The Great Depression was a severe international tragedy that took place mostly in the 1930s and is deemed to be the worst economic downfall thus far. This turmoil was the longest and most wide-spread depression of the 20th century. In most countries, this disaster lasted from 1929 to the late 1930s. The story To Kill A Mockingbird, written by Harper Lee, was set in Monroeville, Alabama during this time. In the United States, the country’s economy crashed as a result of certain actions taken by the government. Through the narrator- Scout Finch- Harper Lee reveals how the Great Depression was a time where numerous families, especially the Finches, struggled to survive and makes these problems clear in showing the affects they had on the characters, including economic downturn, racial segregation, which resulted in bravery, and unemployment- all of which Lee believes to be the reasons that turned the world into chaos during this time.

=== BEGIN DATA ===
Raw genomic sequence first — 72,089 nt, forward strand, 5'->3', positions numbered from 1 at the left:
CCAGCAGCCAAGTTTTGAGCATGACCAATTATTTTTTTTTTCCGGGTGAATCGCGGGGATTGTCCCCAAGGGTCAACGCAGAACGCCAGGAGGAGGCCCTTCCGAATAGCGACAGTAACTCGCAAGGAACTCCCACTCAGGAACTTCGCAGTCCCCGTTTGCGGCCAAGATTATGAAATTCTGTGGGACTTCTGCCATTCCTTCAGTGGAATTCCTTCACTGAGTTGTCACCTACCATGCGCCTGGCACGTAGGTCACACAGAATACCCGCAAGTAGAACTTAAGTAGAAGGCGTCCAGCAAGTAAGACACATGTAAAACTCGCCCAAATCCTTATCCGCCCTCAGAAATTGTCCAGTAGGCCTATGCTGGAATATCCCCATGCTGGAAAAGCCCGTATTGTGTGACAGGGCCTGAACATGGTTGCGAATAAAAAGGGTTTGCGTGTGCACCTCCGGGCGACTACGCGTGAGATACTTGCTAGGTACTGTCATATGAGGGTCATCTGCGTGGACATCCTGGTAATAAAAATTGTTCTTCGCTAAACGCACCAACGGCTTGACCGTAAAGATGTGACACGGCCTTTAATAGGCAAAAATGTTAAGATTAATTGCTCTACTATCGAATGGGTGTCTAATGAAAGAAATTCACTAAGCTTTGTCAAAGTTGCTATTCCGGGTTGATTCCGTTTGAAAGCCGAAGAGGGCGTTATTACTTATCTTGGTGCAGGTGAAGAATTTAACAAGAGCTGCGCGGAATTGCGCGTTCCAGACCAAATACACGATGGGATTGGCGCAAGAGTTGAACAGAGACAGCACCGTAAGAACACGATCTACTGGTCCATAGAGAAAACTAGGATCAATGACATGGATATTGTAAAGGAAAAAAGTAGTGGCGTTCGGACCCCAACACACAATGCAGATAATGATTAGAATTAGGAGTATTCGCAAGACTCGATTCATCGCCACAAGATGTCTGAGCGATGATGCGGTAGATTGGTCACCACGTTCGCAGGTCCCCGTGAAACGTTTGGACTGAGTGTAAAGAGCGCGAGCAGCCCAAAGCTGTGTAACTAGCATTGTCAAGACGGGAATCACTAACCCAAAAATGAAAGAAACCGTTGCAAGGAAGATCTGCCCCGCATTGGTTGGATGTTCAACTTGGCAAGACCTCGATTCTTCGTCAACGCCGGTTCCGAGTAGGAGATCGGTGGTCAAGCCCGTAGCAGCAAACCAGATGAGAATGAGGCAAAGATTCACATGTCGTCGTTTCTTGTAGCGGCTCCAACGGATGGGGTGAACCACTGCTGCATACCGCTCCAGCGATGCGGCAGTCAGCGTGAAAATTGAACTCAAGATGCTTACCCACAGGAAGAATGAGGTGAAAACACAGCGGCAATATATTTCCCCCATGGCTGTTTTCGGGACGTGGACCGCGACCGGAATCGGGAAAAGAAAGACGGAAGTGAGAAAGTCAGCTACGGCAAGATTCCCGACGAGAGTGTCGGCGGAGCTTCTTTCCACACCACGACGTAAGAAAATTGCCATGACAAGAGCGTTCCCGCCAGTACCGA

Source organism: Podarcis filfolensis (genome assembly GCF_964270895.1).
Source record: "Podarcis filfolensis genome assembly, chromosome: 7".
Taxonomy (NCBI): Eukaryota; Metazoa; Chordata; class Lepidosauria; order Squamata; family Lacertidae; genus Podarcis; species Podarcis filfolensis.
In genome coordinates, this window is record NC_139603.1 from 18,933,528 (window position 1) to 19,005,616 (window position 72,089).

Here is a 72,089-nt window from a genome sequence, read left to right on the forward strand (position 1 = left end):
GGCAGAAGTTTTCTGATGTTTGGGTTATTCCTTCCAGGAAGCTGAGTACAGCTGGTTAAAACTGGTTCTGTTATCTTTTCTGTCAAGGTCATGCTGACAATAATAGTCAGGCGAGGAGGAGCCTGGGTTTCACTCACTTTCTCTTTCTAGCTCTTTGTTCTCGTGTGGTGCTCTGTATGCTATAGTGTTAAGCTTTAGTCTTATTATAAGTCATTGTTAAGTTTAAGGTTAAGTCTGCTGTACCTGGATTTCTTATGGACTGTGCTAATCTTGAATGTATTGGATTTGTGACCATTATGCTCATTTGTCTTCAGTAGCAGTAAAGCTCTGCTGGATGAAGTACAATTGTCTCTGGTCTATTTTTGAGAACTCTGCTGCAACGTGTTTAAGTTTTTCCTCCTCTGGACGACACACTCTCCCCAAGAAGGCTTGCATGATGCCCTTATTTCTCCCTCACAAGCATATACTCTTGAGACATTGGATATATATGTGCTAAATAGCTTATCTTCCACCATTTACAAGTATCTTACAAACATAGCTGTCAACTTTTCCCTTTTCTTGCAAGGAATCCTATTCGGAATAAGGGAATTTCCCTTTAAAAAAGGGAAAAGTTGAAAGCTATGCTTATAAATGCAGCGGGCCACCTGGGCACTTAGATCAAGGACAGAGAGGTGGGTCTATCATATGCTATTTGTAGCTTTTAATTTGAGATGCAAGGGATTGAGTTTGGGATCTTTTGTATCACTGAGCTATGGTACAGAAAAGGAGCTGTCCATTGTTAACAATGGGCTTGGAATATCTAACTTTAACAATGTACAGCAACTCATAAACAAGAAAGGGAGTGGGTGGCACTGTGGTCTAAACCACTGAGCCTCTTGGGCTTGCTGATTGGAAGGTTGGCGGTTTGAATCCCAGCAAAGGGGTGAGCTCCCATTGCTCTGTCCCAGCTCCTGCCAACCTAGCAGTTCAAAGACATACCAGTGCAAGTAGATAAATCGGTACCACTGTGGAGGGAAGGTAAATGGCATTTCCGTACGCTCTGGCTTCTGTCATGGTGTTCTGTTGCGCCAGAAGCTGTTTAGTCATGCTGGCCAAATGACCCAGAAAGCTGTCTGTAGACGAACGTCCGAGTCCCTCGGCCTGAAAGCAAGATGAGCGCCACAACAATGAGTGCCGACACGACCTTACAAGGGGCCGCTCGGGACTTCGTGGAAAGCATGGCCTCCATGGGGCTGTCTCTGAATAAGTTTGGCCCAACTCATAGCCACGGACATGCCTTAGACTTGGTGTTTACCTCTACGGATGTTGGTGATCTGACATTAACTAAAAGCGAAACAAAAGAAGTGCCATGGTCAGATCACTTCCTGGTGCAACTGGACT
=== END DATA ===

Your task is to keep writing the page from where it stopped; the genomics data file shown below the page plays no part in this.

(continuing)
Economic downturns were the main chaotic events that occurred during the Great Depression. Afterall, this period was “depressing” due to the high risk of poverty across the globe. In Scout’s neighborhood, the Ewells had low economic standings, which allowed them to have special privileges, as explained by Scout’s father, Atticus (Lee 16). Two special privileges given to the Ewells included not requiring the children to attend school and allowing Bob Ewell, the father, to hunt and trap out of season. Because neither of the parents have paying jobs, they rely on checks given to low-income American families by the government- relief checks- to pay for their expenses. However, Bob typically prefers to spend that money on alcoholic substances, explaining why the family must illegally hunt out of season for food. Also, the children, Burris and Mayella, are not motivated or forced to attend school by their parents. Instead, they only attend the first day of the school year and never return until the following year. “You ain’t sendin‘ me home, missus. I was on the verge of leavin’—I done done my time for this year,” Burris replied to his teacher, Miss Caroline, after being asked to bathe himself before the following school day (Lee 14). This reveals how the children of the Ewells family are completely aware of the fact that they are not required to go to school by their parents and are using this to their full advantage.